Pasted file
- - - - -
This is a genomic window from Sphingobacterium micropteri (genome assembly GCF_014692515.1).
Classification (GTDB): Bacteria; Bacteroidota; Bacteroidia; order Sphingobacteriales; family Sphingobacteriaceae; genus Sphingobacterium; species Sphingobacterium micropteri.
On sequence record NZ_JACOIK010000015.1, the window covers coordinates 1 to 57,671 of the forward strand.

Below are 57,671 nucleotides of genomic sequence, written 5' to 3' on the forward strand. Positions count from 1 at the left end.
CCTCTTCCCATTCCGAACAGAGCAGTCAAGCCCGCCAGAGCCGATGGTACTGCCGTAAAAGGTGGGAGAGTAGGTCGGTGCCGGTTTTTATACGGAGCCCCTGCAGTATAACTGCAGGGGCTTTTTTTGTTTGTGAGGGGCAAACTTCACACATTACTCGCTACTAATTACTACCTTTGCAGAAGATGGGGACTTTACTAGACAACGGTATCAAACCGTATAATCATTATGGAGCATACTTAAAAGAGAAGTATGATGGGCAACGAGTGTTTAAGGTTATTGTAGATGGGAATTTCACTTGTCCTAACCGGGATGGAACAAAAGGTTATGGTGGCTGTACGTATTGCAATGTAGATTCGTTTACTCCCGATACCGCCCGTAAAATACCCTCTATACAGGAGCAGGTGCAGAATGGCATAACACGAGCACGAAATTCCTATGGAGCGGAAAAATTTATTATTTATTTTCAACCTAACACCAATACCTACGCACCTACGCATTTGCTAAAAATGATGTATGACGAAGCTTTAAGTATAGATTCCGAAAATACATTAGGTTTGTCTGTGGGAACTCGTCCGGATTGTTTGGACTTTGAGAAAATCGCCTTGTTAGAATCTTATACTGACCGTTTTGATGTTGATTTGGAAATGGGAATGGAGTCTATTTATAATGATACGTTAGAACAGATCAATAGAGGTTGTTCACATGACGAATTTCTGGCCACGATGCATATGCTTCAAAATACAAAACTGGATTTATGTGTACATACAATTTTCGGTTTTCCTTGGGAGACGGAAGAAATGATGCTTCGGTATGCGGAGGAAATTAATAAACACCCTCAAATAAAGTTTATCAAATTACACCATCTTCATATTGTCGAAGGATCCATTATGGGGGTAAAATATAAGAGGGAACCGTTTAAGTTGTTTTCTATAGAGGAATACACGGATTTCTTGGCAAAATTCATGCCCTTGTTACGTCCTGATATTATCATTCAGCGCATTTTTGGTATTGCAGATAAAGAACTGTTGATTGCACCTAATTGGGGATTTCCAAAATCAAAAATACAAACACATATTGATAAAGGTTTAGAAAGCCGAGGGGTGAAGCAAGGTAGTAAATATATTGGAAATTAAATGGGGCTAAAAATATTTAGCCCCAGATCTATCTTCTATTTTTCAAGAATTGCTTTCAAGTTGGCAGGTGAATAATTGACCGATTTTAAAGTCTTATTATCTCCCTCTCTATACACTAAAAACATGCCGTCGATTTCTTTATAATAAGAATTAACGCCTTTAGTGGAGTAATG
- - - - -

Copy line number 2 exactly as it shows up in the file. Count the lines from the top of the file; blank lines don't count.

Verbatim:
Classification (GTDB): Bacteria; Bacteroidota; Bacteroidia; order Sphingobacteriales; family Sphingobacteriaceae; genus Sphingobacterium; species Sphingobacterium micropteri.